Physical Therapist Assistants
On the Job
Physical therapist assistants help patients regain physical function after illness or injury.
Not that long ago, people who underwent knee or hip surgery were kept overnight or longer at the hospital. The leg or hip that was operated on was kept immobile and the patient was instructed to stay off her feet.
Nowadays, the opposite is true. Knee surgery is often done as an outpatient procedure, and both knee and hip patients are encouraged to be mobile and to exercise their newly repaired joints (within reason, of course). In most cases, exercise is performed through physical therapy, where muscles and joints are strengthened through different techniques and motions. Many times, after patients have been evaluated and given a regimen to follow, they are supervised by physical therapist assistants.Physical therapist assistants must be supervised by a physical therapist. They help provide services that improve patients' mobility and reduce their pain. The goal is to limit or prevent permanent disabilities in patients who have been ill or injured. Their patients include people with low back pain, arthritis, heart disease, or broken bones. They also treat accident victims.
Physical therapist assistants have a variety of tasks. Before working with patients, they confer with a physical therapist about the treatment plan for that patient. Under the direction of therapists, assistants provide many different types of treatment. They teach patients how to do exercises to strengthen muscles or improve mobility. They train patients how to use and care for braces or prostheses (artificial body parts). They teach patients to use support devices such as crutches. Assistants also administer traction, which pulls joints to relieve neck and back pain. They provide soothing treatments, such as massage or heat or cold packs. They also use electrical stimulation and ultrasound. Most of these treatments work to relieve pain and to improve the function of joints and muscles.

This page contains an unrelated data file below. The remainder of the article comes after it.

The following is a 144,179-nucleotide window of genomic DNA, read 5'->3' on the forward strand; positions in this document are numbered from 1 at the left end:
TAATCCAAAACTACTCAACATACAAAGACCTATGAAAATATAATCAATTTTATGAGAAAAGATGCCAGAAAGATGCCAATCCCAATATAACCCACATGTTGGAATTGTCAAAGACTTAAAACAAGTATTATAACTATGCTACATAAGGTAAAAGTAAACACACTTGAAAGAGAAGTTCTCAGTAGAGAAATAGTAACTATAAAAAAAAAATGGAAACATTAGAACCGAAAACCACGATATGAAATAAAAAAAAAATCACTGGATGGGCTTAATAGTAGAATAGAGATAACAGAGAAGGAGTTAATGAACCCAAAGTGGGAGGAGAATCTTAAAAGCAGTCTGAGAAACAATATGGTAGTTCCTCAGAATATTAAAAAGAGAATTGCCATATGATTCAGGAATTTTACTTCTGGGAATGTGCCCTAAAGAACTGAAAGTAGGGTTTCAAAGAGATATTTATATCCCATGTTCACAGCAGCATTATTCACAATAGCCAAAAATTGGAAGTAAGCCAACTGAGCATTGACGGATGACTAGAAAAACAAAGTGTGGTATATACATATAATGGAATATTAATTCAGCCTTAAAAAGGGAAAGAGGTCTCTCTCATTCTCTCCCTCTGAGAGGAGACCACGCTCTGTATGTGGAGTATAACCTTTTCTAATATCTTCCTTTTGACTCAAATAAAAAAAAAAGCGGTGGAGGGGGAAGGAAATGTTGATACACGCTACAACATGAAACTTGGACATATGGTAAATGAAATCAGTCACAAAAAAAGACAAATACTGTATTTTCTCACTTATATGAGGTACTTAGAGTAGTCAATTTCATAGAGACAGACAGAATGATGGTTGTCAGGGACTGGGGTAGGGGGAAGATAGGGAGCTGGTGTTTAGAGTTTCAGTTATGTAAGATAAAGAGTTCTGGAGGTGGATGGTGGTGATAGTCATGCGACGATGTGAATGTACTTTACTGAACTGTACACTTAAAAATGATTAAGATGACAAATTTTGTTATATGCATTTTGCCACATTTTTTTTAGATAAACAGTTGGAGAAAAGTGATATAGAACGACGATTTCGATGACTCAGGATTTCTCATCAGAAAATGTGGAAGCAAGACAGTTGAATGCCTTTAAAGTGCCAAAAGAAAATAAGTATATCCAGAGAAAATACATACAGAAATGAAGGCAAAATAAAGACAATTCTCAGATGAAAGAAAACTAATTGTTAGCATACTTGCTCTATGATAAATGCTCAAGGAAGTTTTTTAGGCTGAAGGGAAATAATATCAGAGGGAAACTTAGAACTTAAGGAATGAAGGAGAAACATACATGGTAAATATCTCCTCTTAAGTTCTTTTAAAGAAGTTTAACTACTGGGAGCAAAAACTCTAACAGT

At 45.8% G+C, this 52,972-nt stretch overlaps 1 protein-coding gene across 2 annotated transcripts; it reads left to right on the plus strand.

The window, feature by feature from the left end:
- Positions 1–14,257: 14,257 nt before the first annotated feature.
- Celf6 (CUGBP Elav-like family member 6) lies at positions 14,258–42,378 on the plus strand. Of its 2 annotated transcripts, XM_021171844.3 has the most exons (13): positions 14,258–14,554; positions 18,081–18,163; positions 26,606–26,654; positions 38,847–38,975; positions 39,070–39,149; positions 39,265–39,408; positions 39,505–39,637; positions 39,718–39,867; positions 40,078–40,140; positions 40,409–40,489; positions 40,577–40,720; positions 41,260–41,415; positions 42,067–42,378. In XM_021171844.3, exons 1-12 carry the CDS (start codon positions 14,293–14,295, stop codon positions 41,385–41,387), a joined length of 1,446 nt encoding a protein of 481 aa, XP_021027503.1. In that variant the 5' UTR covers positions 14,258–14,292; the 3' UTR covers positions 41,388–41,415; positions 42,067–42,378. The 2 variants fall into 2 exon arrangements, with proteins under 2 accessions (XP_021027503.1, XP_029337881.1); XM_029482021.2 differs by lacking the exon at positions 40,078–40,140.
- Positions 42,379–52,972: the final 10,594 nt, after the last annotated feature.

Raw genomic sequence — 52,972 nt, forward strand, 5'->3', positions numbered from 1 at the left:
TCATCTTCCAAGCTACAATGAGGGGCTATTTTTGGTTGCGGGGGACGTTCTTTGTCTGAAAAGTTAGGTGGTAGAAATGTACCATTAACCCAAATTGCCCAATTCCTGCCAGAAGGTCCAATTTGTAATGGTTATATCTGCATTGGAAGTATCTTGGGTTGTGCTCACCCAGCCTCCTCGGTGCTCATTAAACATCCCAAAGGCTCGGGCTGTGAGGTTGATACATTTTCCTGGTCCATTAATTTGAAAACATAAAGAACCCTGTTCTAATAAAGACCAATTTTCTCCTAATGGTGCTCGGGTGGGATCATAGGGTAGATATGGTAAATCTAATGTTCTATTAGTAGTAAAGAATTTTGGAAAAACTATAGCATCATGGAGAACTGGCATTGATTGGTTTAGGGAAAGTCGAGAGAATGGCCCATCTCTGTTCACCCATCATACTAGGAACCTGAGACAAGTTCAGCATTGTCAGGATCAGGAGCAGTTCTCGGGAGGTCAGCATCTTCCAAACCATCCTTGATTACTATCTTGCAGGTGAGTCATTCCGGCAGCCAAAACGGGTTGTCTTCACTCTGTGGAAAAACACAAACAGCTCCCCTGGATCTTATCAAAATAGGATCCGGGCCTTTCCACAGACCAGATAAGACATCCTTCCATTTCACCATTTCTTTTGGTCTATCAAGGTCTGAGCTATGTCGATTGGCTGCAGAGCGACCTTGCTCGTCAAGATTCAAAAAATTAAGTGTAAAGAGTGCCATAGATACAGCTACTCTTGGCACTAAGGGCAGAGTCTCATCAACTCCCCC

Physical therapist assistants record treatment details in patients' charts. They also observe and record the effects of treatment. To do this, they may measure a patient's range of motion in joints or body parts. They may also take a patient's vital signs. Assistants then report patients' responses to physical therapists.
Physical therapist assistants help make therapy sessions productive by keeping the treatment areas clean and organized. They also assist patients in moving to and from treatment areas. For example, they may push them in a wheelchair or give them a shoulder to lean on. Assistants sometimes help patients in dressing or undressing.